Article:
However, when they _do_ fail, it should be more likely to happen at lower latitudes. If an analysis of failures showed that tendency, it would support this theory that dust impacts matter. I was going to suggest checking the frequency of failures in still higher orbits, but those are above the Van Allen belts, are in sunlight almost all the time instead of a bit over half the time, and therefore have other factors that wouldn't be easy to consider.

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Re: Slow

How much international carnage could a tinpot dictator with an orbit-capable rocket and a few sacks of flour cause?

Well, loss of military surveillance wouldn't stop the enthusiastic and sometimes random bombing of foreigners by the US, so no real impact there: just the regular "Carnage as a Service".

More problematic, fuckwit drivers in developed nations would be totally unable to function without their satnav: A bit inconvenient for the rest of us when they reverse round roundabouts because they missed the last sign. Hardly carnage.

Sky: Interruption to their satellite TV drivel. From a personal perspective, not a problem. And since Sky would continue billing their customers regardless, no financial carnage for them (sadly).

Pornosat (various): Grumble lovers all round the globe would find that they were no longer able to receive satellite broadcasts of slickly made US and Europorn. Now for some that would be carnage.

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Re: Slow

OK, I recant my bit about "most" impacts, as measured per hit. But I stand by my argument regarding plasma, since I'm pretty sure that's far more prevalent in higher velocity impacts, and so for real velocity you want to look at plasma-creating dust, not so much debris.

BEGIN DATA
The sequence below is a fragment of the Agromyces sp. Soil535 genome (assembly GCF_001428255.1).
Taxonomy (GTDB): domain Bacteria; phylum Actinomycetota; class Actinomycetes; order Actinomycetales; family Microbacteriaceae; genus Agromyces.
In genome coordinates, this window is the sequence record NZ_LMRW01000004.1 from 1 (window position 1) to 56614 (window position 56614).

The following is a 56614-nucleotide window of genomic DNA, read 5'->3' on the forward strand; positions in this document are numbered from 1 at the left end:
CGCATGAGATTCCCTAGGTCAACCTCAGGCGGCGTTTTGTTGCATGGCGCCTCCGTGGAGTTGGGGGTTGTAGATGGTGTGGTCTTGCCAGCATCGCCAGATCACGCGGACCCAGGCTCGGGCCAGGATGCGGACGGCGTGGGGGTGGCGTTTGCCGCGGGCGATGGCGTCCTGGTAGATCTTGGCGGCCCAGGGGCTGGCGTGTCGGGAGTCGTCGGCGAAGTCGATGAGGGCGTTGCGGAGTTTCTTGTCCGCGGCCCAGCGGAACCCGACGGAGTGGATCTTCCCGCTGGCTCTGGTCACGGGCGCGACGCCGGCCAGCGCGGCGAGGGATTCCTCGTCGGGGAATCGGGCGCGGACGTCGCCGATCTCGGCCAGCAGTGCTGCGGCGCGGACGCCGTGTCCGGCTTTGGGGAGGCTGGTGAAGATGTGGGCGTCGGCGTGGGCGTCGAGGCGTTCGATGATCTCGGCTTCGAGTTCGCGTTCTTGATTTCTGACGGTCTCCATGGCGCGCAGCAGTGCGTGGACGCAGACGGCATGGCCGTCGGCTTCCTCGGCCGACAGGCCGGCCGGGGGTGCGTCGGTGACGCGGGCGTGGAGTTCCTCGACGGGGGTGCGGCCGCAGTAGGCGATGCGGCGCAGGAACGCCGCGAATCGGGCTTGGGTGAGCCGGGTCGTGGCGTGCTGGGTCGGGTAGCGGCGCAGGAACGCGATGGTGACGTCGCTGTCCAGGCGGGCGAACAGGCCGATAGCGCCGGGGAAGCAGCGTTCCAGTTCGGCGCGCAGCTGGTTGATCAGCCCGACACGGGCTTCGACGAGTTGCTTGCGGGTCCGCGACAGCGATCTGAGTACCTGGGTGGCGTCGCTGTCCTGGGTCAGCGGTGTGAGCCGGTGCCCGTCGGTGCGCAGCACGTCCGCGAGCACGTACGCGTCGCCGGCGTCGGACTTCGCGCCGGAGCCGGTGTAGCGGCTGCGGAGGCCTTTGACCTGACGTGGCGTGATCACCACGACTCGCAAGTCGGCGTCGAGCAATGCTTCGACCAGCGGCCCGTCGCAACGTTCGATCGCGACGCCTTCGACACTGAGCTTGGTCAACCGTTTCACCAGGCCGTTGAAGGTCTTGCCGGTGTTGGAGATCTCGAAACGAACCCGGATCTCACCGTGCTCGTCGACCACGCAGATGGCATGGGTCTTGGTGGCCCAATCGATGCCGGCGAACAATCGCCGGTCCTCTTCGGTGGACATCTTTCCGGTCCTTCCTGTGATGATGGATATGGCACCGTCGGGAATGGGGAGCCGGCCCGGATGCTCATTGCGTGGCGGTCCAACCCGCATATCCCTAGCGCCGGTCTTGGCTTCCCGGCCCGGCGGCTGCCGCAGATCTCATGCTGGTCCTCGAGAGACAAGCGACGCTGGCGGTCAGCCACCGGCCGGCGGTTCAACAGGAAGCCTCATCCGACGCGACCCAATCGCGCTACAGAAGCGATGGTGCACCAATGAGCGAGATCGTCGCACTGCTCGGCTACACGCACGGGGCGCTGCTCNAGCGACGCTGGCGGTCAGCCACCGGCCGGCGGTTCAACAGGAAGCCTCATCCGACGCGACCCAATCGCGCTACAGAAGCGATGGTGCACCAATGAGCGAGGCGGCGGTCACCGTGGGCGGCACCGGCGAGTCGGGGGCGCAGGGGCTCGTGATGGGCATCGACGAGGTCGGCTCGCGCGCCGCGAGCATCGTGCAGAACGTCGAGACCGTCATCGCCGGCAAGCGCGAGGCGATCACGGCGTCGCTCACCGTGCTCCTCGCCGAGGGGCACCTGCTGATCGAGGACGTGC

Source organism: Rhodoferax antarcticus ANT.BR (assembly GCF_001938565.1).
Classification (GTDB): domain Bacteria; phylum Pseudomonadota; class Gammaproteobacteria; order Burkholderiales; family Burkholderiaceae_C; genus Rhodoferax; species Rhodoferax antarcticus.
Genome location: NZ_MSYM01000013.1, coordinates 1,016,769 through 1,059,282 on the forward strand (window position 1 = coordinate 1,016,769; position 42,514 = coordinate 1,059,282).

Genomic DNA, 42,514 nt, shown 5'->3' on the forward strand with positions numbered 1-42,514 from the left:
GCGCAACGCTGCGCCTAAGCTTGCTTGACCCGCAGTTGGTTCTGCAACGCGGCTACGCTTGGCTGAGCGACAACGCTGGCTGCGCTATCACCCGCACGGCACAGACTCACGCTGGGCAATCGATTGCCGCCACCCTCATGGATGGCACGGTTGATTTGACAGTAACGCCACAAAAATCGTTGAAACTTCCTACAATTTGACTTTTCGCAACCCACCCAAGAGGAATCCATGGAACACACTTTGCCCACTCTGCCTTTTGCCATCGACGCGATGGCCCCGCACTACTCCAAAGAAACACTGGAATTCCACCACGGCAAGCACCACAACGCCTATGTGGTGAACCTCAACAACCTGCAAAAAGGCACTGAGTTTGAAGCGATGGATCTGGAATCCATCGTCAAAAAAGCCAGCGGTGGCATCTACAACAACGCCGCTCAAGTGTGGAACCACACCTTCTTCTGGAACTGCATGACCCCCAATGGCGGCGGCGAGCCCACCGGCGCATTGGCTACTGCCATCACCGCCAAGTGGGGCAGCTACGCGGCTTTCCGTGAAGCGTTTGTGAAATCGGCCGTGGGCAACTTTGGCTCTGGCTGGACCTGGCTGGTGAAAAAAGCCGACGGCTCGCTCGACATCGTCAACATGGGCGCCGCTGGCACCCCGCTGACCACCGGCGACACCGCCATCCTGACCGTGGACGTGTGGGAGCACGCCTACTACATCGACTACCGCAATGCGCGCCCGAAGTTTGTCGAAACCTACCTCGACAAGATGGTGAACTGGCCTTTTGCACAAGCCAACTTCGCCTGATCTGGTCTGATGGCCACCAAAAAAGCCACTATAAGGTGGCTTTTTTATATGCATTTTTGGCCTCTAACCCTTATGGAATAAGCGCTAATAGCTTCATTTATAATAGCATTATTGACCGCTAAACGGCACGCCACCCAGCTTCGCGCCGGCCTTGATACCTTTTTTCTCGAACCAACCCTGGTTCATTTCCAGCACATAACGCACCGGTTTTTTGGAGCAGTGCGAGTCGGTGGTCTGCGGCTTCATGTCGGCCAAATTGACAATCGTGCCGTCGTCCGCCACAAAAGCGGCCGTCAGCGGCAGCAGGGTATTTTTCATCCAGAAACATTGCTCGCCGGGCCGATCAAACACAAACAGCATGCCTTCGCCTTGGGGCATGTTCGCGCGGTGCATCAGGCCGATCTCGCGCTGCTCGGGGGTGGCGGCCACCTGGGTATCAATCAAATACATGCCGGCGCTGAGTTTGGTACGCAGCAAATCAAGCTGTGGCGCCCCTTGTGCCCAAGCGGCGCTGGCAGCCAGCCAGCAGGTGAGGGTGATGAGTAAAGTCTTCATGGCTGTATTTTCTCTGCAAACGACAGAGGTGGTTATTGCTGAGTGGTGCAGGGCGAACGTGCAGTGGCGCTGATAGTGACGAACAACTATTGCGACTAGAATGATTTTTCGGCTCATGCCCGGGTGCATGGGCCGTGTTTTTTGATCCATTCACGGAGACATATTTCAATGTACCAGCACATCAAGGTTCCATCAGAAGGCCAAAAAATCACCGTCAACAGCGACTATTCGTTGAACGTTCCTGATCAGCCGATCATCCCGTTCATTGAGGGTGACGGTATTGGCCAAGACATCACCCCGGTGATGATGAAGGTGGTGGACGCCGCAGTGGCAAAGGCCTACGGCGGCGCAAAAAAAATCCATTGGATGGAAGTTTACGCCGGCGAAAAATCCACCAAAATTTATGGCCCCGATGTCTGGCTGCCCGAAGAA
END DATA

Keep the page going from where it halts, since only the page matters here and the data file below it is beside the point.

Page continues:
@Bill Gray "Low-earth orbital speed is 8 km/s, relative to the earth's center. Most satellites, and therefore I assume most dust, is in lower/medium-inclination orbits,"

Urm, to me (out of the field for a few decades, I admit) Dust=natural, debris=paint flakes, dropped zips, ASAT tests, and of course impact ejecta.

Dust, by the time it's dropped down the gravity well can be prograde or retrograde, at any inclination, and (back when I was studying this stuff) is/was considered a significant source.

Hmm... looked it up. Dust impacts on the space face of NASA's 69 month LDEF experiment consistent with the natural flux at an average impact velocity of 15km/s. So, 15km/s average, with a random inclination, and you're going 7.8km/s or there-abouts, in LEO circular orbit, faster for elliptical orbits, of course.

I'll leave the calculation about if we can or can't just average the max & min (15 +/- 7.8km/s) because of the "running into the rain effect" as an exercise to the student. I know it's spawned papers....